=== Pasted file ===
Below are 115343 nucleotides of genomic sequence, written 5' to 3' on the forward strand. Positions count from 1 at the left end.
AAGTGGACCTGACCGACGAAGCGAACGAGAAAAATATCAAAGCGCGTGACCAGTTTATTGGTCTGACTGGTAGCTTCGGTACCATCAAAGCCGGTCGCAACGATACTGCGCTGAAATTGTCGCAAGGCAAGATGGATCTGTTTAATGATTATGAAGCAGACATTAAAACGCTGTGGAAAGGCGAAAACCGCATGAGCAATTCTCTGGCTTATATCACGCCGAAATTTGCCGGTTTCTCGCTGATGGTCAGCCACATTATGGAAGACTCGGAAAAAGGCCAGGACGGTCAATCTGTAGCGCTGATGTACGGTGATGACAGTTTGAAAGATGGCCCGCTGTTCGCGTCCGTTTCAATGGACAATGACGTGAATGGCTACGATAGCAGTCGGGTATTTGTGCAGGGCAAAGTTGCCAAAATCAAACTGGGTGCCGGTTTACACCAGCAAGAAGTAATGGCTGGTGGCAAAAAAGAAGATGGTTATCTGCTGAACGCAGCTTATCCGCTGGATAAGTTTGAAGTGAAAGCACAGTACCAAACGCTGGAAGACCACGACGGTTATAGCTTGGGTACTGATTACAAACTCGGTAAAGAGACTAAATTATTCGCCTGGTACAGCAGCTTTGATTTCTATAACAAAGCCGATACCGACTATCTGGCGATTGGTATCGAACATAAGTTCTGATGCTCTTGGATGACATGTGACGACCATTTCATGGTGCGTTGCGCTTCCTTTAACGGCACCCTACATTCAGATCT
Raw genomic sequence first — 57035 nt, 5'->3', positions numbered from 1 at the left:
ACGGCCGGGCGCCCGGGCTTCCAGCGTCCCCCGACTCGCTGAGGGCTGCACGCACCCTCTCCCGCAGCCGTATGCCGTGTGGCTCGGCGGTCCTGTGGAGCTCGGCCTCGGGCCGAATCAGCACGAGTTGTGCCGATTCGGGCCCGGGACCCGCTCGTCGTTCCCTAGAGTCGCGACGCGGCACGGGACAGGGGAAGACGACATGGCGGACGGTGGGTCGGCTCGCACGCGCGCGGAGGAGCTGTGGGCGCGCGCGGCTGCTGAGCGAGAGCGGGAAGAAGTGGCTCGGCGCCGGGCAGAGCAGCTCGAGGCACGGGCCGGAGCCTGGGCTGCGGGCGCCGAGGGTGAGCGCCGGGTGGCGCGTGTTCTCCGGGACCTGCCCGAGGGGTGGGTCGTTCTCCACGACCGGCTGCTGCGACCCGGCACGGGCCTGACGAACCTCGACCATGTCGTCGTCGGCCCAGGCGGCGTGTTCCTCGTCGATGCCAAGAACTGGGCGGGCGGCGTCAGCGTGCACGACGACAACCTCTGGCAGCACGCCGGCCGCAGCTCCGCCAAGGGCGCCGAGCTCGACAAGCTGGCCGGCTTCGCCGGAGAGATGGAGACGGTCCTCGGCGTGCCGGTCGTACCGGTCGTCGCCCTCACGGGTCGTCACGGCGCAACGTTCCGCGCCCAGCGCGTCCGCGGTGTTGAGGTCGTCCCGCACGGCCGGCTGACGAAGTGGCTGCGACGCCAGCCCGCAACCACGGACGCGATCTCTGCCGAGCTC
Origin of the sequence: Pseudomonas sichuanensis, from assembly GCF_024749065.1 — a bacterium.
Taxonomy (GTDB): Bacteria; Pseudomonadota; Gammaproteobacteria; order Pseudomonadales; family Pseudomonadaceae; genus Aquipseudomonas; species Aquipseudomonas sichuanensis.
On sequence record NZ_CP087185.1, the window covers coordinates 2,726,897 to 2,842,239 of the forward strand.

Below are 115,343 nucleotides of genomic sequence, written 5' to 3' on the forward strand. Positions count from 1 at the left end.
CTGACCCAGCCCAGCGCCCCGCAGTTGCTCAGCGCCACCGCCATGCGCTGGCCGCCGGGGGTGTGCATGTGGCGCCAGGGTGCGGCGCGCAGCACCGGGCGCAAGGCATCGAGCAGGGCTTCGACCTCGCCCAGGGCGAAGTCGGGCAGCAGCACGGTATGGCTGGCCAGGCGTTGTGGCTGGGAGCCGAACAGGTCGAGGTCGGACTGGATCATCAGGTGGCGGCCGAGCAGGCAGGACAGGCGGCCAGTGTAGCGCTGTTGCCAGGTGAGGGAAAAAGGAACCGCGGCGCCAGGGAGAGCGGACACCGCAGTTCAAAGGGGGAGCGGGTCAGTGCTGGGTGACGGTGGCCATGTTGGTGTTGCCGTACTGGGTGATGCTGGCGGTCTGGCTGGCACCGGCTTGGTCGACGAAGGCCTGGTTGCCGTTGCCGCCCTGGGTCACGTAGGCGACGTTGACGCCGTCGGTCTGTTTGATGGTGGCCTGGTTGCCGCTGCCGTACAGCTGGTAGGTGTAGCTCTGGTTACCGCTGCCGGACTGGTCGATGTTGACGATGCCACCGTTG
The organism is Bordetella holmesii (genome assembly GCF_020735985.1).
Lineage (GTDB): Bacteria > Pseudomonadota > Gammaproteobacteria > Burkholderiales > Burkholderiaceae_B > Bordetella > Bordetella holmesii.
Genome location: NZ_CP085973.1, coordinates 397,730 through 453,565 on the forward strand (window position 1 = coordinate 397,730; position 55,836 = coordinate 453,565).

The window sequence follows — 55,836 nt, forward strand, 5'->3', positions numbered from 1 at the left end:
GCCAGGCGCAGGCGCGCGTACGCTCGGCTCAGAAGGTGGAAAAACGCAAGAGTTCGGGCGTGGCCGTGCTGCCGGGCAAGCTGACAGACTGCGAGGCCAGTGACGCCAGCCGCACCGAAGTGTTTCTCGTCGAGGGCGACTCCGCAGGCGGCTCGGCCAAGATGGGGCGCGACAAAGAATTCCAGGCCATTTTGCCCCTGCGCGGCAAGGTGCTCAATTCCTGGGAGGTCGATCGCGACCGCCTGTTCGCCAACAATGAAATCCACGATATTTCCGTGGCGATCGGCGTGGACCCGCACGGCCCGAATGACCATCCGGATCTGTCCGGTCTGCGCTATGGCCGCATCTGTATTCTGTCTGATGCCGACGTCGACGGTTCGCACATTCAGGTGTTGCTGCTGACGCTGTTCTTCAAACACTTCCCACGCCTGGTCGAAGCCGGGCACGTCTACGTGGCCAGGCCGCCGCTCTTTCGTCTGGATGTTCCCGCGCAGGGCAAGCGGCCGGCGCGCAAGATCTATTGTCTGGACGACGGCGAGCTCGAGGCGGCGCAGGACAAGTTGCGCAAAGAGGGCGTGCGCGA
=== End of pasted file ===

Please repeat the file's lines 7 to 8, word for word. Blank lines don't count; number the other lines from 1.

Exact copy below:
On sequence record NZ_CP087185.1, the window covers coordinates 2,726,897 to 2,842,239 of the forward strand.

Below are 115,343 nucleotides of genomic sequence, written 5' to 3' on the forward strand. Positions count from 1 at the left end.